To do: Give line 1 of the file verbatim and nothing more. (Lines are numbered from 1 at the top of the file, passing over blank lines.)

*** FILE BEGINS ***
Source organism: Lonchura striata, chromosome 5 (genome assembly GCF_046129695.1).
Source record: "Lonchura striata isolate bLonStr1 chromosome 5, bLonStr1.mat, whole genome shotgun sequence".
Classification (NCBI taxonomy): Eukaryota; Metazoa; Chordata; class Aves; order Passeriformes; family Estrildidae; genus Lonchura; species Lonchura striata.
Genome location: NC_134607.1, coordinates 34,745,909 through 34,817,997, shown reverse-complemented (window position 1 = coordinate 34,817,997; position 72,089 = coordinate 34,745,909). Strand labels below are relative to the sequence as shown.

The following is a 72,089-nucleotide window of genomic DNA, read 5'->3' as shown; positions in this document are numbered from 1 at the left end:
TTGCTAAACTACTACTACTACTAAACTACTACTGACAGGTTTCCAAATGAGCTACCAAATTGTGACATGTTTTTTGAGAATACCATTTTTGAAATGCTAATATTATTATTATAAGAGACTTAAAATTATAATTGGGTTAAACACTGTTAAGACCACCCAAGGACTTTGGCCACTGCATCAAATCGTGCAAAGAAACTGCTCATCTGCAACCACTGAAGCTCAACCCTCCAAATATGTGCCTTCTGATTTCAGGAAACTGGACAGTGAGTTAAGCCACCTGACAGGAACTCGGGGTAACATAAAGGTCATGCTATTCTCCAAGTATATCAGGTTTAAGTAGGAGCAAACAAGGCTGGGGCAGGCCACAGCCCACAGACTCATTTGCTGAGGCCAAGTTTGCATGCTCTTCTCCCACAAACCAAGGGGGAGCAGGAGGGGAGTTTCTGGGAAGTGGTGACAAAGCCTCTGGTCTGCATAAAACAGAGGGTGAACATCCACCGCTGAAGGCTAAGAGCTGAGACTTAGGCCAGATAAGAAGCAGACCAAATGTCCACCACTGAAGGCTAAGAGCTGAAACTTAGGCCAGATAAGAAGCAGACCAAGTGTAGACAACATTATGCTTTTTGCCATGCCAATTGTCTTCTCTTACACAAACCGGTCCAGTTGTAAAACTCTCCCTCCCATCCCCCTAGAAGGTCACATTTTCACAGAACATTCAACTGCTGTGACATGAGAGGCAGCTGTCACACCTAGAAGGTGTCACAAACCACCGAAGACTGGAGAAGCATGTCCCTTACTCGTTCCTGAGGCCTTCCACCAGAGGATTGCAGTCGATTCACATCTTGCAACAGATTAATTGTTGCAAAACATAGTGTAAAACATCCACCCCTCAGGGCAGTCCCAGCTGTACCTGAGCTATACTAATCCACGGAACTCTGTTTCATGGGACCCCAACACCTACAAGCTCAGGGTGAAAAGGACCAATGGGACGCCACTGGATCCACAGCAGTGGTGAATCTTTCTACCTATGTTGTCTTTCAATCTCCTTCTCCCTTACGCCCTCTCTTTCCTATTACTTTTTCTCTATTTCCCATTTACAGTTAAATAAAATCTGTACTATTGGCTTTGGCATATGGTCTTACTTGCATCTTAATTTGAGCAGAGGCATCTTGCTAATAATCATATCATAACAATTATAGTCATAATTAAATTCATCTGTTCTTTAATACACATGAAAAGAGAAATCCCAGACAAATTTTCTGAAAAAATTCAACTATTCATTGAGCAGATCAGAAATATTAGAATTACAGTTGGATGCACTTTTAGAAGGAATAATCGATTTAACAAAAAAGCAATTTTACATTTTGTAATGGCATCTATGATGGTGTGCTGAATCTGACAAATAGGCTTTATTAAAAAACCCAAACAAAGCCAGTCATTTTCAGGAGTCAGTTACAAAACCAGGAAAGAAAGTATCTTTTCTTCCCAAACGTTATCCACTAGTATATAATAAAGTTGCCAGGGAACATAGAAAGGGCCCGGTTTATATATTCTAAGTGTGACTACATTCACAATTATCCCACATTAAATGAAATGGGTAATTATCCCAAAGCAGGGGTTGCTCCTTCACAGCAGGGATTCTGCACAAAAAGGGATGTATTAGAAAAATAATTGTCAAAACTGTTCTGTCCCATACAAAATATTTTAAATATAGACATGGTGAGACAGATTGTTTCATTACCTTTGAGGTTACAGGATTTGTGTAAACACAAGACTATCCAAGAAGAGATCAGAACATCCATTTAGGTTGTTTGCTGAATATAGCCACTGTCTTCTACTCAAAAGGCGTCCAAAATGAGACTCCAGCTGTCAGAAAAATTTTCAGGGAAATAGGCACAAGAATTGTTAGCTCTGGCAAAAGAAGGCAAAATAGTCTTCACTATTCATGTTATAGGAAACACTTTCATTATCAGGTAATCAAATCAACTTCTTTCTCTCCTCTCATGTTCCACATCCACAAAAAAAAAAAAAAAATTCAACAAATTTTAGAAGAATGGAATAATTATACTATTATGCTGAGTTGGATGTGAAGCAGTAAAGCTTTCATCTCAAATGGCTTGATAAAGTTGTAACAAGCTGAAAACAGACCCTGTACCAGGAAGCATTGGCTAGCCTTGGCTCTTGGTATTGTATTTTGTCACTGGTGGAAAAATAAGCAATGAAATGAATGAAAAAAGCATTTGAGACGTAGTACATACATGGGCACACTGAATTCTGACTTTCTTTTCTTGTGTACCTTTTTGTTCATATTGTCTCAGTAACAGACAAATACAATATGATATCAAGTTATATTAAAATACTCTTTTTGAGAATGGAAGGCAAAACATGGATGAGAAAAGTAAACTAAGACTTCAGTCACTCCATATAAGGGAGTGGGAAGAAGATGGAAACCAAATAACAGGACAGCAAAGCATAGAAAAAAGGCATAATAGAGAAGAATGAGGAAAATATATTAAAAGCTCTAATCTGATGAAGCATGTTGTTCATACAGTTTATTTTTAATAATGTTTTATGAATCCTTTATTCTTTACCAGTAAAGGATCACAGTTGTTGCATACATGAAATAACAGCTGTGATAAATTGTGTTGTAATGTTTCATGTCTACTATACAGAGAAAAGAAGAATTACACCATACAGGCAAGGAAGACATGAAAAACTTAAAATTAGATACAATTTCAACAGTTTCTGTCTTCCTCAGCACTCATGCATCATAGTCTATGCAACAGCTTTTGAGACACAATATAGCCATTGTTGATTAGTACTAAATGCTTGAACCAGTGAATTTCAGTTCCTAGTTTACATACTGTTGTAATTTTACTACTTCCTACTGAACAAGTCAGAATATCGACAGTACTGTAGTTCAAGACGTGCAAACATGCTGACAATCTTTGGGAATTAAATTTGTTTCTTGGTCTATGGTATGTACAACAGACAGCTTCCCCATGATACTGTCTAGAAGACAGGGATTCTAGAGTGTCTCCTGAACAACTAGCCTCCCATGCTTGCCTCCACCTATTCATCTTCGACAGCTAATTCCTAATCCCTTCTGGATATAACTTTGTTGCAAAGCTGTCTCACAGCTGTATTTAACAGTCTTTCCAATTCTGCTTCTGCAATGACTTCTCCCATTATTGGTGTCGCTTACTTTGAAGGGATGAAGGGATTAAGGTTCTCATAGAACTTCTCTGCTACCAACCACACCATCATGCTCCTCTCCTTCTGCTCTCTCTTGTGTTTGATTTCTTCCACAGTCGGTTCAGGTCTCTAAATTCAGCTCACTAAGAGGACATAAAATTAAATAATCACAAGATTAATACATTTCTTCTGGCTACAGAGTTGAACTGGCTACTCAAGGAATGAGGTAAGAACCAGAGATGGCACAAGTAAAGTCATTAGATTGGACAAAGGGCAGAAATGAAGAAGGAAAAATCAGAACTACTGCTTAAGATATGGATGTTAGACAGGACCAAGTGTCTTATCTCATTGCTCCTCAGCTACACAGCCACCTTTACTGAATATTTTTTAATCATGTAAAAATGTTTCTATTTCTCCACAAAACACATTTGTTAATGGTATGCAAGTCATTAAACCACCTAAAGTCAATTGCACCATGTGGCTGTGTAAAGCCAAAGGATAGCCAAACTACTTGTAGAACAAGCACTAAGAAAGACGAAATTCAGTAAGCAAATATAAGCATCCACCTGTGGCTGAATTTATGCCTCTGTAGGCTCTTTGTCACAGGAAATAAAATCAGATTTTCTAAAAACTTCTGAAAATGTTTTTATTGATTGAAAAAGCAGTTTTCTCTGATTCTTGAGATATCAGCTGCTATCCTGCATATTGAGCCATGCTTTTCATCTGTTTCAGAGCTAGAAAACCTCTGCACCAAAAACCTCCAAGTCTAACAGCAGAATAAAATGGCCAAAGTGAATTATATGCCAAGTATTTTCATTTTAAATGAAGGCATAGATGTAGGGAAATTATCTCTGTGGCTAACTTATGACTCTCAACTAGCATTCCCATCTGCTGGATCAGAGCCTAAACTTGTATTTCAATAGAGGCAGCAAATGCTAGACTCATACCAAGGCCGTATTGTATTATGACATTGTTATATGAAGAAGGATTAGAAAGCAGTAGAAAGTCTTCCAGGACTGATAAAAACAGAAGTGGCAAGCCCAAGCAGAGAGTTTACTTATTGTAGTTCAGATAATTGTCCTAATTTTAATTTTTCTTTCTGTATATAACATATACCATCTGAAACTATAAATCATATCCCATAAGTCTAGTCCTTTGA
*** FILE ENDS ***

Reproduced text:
Source organism: Lonchura striata, chromosome 5 (genome assembly GCF_046129695.1).